Through our innovative research, teaching, and outreach activities, the department takes a leading role in promoting visual literacy, emphasizing careful attention to continuities and differences across time and space. Examining expressive media, from archaeological artifacts to new media technologies, we explore the ways in which art and visual and material culture are fully integrated into larger cultural histories. In our specialized focus on images, objects, and the built environment, we promote critical and creative approaches to analysis, problem-solving, writing, and visual communication in a variety of media. Through interdisciplinary collaborations, we aim to encourage aesthetic, historical, economic, and ethical questions in order to produce new knowledge, sophisticated readers, engaged writers, critical viewers, and confident cultural citizens who are well prepared to thrive in global society.

Our strengths lie in the great breadth of our faculty’s areas of specialization and course offerings, the diversity of our approaches, the interdisciplinary emphasis of our research and teaching, and our engagement with curatorial and museum studies. The department pursues innovative research and offers engaging courses in a wide range of areas, including to name a few: African and African Diaspora art; American material culture; Contemporary art and theory; Chinese Art; Curatorial Studies; Early Modern European art; Islamic art and architecture; Japanese art; Medieval European art; Print Culture; Photography, Film, and Video; Vernacular architecture; Victorian art and material culture, and Visual studies and Critical Theory.



Founded in 1925 by the distinguished German scholar Oskar Hagen, Art History is a dynamic department that teaches and pursues cutting-edge research in the history of art, material culture, and visual culture, ranging from the prehistoric to the contemporary and from Africa, Asia, and Europe to the Americas. Through the 1970s, James Watrous, one of Hagen’s doctoral students, continued the department’s growth in size, scholarship, and significance. He fulfilled Hagen’s dream of building a museum as a laboratory for the Department of Art History. Today, Art History shares a handsome building with the Chazen Museum of Art and the Kohler Art Library. Here students pursue original research that draws on the resources of theses collections. In partnership with the Chazen and other local and regional museums, we offer our students rare opportunities to engage in hands-on learning about objects and the curatorial process through special exhibitions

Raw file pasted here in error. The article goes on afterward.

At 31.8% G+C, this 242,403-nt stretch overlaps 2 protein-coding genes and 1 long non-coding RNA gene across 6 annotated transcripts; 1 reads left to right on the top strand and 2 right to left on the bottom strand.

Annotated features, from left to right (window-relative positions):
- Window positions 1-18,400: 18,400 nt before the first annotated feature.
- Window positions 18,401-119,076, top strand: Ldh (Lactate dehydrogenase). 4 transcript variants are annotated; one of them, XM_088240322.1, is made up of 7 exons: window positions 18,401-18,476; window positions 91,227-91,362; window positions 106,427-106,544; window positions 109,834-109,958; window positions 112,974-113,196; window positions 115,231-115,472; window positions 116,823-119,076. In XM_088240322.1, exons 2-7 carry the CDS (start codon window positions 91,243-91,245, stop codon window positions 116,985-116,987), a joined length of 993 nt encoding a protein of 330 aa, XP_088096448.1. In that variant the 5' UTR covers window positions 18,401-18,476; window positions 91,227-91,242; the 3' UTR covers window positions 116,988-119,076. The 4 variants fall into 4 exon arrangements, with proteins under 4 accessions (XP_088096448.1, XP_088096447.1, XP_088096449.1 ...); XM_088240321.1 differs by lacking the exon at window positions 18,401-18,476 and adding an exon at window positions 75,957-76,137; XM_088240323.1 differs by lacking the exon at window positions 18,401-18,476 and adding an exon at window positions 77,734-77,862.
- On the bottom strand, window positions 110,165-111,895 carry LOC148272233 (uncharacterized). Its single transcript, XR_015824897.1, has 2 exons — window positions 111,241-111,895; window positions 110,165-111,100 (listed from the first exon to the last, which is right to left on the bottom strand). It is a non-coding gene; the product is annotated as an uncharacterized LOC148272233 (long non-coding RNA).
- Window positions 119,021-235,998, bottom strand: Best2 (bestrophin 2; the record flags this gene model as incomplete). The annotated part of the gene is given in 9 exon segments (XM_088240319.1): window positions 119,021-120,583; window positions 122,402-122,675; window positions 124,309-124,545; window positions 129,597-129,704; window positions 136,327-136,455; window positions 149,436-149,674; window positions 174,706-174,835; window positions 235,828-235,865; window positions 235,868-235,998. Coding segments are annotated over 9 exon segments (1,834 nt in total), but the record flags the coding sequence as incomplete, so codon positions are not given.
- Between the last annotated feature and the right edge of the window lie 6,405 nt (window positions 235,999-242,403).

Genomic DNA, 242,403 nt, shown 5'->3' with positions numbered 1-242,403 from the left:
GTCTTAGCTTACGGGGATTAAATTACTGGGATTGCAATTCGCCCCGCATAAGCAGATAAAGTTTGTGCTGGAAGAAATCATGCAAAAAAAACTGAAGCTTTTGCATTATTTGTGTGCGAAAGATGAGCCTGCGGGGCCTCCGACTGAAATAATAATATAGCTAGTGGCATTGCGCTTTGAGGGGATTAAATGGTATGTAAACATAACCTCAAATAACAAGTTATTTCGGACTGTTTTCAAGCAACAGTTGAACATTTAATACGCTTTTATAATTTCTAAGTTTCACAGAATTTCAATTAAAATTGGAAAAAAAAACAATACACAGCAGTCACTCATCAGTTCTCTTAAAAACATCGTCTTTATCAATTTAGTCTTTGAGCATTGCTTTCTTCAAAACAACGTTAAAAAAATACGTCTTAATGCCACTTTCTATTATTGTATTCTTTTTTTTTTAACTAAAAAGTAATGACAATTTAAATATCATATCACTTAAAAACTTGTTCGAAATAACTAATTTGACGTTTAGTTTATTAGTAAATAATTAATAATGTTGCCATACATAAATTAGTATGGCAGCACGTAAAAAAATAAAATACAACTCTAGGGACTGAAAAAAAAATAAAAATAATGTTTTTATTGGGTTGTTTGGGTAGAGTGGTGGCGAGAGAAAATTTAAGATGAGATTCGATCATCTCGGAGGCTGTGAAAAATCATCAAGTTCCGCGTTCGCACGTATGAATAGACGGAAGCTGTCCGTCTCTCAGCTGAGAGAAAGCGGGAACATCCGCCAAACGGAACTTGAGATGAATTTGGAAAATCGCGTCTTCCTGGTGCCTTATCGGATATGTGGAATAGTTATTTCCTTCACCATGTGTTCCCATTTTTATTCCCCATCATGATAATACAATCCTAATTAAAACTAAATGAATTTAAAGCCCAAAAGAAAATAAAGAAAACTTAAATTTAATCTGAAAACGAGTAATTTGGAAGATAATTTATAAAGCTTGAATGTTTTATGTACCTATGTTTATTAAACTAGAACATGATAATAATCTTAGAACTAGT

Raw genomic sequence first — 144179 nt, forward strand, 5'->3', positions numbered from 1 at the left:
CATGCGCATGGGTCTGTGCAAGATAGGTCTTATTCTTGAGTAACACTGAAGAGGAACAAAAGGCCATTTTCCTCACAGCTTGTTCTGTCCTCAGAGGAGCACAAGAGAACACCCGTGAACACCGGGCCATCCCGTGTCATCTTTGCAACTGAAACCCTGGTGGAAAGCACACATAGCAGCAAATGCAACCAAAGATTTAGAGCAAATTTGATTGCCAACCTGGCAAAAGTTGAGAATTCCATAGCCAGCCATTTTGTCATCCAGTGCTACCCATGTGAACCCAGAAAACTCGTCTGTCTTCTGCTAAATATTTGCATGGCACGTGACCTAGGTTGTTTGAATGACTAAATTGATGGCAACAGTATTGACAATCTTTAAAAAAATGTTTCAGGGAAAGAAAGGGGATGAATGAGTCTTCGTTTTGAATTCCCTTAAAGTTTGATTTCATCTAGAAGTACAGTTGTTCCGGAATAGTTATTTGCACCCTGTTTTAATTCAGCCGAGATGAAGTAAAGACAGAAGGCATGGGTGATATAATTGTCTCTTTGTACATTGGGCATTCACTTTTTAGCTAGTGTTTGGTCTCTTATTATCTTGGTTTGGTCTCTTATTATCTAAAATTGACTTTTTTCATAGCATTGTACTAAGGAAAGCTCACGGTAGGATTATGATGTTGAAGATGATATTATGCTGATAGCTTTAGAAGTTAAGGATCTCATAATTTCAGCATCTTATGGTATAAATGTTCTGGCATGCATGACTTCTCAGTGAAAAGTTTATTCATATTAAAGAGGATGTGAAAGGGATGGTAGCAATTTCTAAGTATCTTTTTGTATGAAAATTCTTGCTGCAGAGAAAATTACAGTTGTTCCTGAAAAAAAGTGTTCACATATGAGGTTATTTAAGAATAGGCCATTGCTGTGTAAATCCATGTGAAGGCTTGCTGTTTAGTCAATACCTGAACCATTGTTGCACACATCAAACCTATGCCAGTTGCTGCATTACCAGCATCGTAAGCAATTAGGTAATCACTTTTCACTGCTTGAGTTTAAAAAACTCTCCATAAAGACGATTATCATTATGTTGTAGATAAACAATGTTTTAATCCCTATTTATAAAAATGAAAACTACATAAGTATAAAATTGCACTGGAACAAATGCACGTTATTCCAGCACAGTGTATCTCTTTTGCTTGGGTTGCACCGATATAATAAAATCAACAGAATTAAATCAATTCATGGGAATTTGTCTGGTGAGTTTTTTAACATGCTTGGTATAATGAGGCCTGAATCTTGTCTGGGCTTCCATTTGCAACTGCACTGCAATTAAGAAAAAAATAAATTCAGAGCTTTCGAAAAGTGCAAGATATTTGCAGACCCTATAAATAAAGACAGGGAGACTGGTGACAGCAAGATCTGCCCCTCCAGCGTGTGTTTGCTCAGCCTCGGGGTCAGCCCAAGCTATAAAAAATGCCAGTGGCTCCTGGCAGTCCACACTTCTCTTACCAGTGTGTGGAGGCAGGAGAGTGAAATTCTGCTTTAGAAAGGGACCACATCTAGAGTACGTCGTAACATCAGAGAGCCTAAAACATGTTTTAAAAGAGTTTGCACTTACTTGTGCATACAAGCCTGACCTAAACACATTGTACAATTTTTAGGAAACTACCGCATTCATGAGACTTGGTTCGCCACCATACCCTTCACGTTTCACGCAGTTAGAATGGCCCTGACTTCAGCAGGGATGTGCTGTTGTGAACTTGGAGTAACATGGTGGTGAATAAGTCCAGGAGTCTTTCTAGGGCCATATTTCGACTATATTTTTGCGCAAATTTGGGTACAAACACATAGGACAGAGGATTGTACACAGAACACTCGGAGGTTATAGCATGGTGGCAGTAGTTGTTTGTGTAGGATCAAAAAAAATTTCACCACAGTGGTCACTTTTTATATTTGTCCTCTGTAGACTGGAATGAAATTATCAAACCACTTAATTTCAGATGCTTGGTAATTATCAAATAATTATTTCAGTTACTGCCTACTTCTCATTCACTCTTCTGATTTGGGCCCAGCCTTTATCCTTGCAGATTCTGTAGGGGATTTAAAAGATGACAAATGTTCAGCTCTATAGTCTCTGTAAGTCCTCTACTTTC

• Each year, the Department of Art History serves more than 100 undergraduate art history majors and approximately 35 graduate students who are in various stages of their master’s and Ph.D. programs.
  • We recruit students from throughout the United States, Central and South America, Africa, Asia, and Europe.
  • Art History graduates have continued their studies at the graduate level at other top schools.
  • Art History graduates are pursuing a broad range of careers, including faculty and curatorial positions at major universities, colleges, galleries, and museums where they are making significant contributions through important publications and exhibitions.
  • Our internationally recognized faculty have held prestigious fellowships from the Guggenheim Foundation, the Institute for Advanced Study, the Metropolitan Museum of Art, the National Museum and Library, the Getty Research Foundation, the Deutscher Akademischer Austauschdienst, and the Center for Advance Study in the Visual Arts.